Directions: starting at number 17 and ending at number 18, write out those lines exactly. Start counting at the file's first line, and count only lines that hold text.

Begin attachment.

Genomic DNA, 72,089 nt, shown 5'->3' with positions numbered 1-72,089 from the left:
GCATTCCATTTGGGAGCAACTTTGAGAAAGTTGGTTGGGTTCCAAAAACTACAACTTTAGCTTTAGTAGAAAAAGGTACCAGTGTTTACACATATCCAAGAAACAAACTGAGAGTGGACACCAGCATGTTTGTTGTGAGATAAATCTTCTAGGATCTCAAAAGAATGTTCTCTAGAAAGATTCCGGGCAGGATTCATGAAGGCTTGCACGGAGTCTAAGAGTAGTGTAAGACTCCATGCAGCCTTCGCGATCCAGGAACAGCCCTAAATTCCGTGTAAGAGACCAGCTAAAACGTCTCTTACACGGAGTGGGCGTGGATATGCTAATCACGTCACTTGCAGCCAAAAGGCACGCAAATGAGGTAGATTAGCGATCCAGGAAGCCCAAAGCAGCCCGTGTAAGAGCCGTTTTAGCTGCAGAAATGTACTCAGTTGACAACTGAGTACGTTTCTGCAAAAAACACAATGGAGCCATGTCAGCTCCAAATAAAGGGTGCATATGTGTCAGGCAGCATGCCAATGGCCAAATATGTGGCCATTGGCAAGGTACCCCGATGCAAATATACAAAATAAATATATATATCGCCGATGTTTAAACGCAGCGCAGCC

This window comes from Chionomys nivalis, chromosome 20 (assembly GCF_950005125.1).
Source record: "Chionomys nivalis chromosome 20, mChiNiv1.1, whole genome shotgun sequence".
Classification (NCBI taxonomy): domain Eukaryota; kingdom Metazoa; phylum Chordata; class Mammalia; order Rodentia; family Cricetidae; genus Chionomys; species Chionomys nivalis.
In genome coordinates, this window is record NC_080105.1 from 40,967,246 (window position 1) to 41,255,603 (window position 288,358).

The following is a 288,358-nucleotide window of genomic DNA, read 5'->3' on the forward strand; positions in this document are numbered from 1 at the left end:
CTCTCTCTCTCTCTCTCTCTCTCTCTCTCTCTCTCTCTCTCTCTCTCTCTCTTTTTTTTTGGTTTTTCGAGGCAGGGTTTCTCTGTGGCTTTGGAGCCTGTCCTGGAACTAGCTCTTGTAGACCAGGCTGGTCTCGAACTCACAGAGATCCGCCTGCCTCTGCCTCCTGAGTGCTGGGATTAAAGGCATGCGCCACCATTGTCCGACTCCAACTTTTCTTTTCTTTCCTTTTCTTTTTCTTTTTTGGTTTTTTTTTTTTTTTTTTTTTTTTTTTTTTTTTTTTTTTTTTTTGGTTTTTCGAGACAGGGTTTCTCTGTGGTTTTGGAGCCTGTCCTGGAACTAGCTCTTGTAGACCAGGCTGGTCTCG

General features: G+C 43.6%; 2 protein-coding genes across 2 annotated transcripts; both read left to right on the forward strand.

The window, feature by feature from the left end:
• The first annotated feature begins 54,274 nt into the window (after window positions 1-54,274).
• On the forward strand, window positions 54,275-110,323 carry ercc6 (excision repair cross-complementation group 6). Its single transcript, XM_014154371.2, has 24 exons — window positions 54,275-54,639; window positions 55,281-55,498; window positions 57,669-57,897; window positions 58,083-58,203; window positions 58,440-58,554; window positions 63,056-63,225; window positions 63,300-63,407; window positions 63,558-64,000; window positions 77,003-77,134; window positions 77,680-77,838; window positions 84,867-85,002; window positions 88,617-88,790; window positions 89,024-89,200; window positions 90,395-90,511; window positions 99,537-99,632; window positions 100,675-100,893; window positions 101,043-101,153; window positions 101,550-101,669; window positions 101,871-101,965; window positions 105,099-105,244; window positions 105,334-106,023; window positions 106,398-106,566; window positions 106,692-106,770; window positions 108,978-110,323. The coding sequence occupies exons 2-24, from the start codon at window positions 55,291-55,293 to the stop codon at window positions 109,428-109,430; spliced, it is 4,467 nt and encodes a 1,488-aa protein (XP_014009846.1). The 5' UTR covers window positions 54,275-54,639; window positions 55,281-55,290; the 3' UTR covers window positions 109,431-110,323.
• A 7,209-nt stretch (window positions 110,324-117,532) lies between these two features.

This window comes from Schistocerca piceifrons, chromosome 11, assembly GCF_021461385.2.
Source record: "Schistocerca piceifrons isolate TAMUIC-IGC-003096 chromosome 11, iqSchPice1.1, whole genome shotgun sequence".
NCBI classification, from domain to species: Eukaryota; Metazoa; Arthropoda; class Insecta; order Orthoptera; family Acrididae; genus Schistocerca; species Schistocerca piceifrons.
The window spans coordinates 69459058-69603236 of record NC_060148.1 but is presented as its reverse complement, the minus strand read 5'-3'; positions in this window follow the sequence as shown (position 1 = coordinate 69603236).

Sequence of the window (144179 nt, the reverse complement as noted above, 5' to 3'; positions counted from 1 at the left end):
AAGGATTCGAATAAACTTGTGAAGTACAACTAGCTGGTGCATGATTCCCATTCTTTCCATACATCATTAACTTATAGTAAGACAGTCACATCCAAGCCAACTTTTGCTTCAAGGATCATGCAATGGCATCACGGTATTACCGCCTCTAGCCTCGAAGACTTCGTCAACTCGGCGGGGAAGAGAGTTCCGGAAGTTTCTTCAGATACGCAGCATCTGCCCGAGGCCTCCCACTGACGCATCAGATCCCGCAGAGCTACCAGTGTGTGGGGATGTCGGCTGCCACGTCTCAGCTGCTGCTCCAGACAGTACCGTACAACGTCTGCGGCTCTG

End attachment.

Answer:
The window spans coordinates 69459058-69603236 of record NC_060148.1 but is presented as its reverse complement, the minus strand read 5'-3'; positions in this window follow the sequence as shown (position 1 = coordinate 69603236).

Sequence of the window (144179 nt, the reverse complement as noted above, 5' to 3'; positions counted from 1 at the left end):